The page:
No offense to conventional hotels, but sometimes you just want to stay someplace a little different, a little avant-garde, someplace you'll be able to tell the grandkids about someday.

You know, someplace that, once you post a picture on Facebook, will make every one of your 732 friends positively green with envy — or at least scratching their heads, wondering how you ever found this place.

(And preferably, someplace that won't require taking out a second mortgage to get there and hang out for a few days — which, regrettably, precludes anything atop Mount Kilimanjaro.)

With that in mind, here are five unique accommodations, all within easy driving distance of Baltimore, that are pretty much guaranteed to be unlike anywhere you've stayed before.

Living among the trees … or in a Hobbit hole

Maple Tree Campground

20716 Townsend Road, Rohrersville, Washington County

301-432-5585 or


75 miles from Baltimore

Butting up against the Appalachian Trail and 20 minutes from Antietam, Maple Tree Campground offers a rustic oasis just 90 minutes west of Baltimore. Which means, of course, lots of tents and trees, wooded trails and river rafting, camp fires and wildlife.

But this 20-acre campground, operated by the Soroko family since 1972, throws in a couple of unique twists. For those who have ever wanted to live like the birds or the butterflies, 10 treehouses offer the chance to sleep up there, on stilts between eight and 10 feet off the ground. With a capacity of six to 12, they're pretty basic: no wood stoves, no mattresses (just bunks). Eight are screened but largely open to the elements; two are more deluxe, enclosed and insulated.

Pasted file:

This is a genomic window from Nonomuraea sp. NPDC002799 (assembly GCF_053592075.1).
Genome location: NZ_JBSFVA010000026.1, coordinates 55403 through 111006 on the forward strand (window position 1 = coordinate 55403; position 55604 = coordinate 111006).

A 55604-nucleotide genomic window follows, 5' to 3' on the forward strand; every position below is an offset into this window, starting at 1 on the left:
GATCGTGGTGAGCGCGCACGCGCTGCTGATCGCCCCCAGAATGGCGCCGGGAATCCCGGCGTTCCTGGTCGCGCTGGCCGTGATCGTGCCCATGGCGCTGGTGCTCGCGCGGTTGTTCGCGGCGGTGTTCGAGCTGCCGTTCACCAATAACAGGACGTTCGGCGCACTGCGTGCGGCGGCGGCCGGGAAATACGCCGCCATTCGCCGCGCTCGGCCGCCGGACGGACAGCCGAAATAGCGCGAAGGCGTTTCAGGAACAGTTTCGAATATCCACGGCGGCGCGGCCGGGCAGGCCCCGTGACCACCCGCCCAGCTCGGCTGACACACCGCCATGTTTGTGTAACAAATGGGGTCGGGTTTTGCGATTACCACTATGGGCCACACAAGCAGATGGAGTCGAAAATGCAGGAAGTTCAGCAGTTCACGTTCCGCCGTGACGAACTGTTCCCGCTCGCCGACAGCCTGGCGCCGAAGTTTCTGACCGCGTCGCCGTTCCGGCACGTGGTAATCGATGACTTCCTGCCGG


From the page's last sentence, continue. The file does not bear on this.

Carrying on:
"It takes people back to being a kid," says owner Louise Soroko, who's continuing down the path started when her mother, Phyllis, opened this Washington County campground for rentals in 1972. "Nature is always rejuvenating."

The campground's newest addition, perfect for Middle Earthers, is the Hobbit House: a 20-by-26-foot underground cottage with two skylights, a thatched roof and, presumably, plenty of pipe-weed for relaxation. Plans are to open it this summer, at a rate of $138 per night. While hobbits are known to be on the small side, however, Soroko assures that modifications have been made, especially with regard to the ceiling. "It's designed for tall hobbit people," she promises.

Living like our forefathers (and mothers) did

Colonial Houses — Historic Lodging in Colonial Williamsburg, Va.

888-965-7254 or


200 miles from Baltimore

Colonial Williamsburg has always offered visitors the chance to follow in the footsteps of Jefferson, Washington and others of our Founding Fathers. But did you know it offers to chance to sleep there, too?